Connective tissue development / mesenchymal cell differentiation

Connective tissue is an irreplaceable component of the musculoskeletal system; however it has attracted far less attention than other tissue types. Odd-skipped is a drosophila pair-rule gene involved in embryonic segmentation. In mammals, two odd-skipped paralogs exist, Osr1 and Osr2. Odd-skipped genes encode zinc-finger transcription factors expressed in several organs of the developing embryo. For Osr1, functions in heart and kidney development have been described, while Osr2 has been linked to secondary palate formation and tooth development. We have analysed the expression of Osr1 and Osr2 in the chick limb and found both genes to be highly specific for irregular connective tissue. 

Expression of Osr1 and Osr2: left panel: in-situ hybridisation for Osr1 and Osr2 showing widespread expression of both genes in the chicken limb at Hamburger-Hamilton stage 32. The right panel shows a two-colour ISH for Osr1 or Osr2 together with the myogenic factor MyoD. This shows expression of both Osr genes in muscle connective tissue. Modified from Stricker et al. 2011.

We have recently shown that Osr1 and Osr2 are both involved in the differentiation of irregular connective tissue fibroblasts and are potent inhibitors of mesenchymal differentiation along other cell lineages(Stricker et al. 2012). We aim at further analysing the role of Osr genes in development of the connective tissue and the communication of connective tissue cells with other cell types during limb development.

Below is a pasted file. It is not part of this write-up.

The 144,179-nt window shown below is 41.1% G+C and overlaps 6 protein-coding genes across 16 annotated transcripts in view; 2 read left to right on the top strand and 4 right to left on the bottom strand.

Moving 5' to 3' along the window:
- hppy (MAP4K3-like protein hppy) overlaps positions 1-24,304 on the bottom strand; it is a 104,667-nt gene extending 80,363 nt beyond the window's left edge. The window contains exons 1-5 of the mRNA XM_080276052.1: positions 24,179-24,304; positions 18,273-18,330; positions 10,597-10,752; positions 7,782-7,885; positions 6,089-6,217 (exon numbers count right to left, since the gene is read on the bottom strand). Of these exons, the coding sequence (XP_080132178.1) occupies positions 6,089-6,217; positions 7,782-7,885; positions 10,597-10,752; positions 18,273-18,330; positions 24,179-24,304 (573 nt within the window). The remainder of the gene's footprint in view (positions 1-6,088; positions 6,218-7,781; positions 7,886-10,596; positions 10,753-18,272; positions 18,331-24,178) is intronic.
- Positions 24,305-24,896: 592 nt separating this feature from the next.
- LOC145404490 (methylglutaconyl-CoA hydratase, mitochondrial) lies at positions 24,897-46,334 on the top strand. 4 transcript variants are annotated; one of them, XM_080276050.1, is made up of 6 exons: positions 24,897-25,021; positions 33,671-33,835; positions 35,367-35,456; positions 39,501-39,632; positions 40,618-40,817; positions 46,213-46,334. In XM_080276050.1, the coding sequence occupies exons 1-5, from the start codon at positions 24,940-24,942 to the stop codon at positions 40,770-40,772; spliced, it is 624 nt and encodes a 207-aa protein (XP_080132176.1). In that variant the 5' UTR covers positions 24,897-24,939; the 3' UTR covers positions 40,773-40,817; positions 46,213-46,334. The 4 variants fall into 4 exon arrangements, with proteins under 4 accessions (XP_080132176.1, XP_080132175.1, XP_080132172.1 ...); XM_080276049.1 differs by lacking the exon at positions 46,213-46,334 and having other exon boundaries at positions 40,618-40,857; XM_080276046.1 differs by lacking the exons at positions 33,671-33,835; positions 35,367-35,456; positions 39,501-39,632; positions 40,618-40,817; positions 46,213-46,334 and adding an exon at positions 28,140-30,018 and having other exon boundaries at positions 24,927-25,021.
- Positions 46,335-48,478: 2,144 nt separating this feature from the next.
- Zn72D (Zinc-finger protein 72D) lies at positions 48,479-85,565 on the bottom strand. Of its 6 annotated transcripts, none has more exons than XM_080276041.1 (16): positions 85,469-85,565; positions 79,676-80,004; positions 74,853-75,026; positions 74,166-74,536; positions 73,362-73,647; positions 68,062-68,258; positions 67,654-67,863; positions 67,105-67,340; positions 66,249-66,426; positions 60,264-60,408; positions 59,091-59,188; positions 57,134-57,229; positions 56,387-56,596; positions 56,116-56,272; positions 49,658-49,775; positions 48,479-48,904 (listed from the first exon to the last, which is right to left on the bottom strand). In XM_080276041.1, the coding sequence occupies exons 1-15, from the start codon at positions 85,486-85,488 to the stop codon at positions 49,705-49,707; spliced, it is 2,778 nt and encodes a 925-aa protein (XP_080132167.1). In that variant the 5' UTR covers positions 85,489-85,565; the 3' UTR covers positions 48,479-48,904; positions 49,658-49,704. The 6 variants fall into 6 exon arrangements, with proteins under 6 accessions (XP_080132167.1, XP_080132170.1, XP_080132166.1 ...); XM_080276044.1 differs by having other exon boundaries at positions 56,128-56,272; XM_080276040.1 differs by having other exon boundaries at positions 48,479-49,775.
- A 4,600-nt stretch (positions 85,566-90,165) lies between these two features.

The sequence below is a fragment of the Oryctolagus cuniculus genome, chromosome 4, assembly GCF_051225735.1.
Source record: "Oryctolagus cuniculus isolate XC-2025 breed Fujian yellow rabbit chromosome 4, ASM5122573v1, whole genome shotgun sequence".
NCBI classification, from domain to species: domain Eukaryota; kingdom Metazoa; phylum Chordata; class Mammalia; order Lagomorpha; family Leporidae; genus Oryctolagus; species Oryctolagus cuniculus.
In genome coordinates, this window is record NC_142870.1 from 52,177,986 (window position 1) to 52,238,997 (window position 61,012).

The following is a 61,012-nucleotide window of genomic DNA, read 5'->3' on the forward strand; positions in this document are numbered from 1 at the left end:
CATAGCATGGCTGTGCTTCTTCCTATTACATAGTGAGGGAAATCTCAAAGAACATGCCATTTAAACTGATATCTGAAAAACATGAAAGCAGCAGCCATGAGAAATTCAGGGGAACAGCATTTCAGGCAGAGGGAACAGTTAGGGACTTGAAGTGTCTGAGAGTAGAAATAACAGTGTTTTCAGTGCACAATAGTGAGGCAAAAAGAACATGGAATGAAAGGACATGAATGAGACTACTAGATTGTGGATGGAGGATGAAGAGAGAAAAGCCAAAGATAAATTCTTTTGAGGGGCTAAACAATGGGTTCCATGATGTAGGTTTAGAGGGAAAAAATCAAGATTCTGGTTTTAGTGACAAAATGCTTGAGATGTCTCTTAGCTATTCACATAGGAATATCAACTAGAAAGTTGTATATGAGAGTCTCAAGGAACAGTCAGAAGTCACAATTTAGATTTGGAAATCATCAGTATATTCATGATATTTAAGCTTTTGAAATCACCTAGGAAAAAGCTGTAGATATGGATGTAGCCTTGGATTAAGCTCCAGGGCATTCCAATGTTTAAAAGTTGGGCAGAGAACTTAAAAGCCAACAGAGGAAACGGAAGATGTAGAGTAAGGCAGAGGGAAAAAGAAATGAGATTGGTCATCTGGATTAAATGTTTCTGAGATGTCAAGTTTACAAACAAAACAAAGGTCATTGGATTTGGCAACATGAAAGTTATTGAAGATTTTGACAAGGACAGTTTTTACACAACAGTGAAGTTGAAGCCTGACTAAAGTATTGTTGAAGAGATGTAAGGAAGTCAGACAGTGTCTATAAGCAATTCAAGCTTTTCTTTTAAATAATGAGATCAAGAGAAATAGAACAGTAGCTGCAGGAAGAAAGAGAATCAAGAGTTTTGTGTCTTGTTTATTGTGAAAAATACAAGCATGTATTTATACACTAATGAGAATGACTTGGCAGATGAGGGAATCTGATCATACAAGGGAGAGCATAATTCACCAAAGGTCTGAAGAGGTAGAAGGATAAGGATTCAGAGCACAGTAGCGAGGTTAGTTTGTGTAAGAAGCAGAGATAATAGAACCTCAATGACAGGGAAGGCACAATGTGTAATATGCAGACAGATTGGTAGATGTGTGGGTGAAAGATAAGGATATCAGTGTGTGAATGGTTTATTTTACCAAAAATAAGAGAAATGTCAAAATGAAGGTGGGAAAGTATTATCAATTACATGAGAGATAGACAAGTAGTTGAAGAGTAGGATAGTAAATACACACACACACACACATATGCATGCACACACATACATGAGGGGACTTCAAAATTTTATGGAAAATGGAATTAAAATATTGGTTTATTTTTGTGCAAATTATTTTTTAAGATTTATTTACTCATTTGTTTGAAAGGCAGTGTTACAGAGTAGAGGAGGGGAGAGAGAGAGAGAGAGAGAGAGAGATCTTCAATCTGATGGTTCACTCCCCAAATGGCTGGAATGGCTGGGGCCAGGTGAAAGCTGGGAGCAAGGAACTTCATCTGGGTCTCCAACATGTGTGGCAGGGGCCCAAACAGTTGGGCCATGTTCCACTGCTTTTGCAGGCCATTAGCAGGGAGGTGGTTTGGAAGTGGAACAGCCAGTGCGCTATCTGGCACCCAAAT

This project is a part of 

the international graduate school for Myology, “MyoGrad”


Collaboration partners: 

Delphine Duprez, UMR7622, CNRS, Université Pierre et Marie Curie, Laboratoire de Biologie du Développement, Campus de Jussieu, Paris, France 

David Sassoon, Giovanna Marazzi; Stem Cells and Regenerative Medicine,ICAN Institute of Cardiometabolism and Nutrition, UMRS 1166, INSERM/Sorbonne University (Université Pierre et Marie Curie Paris VI), Paris, France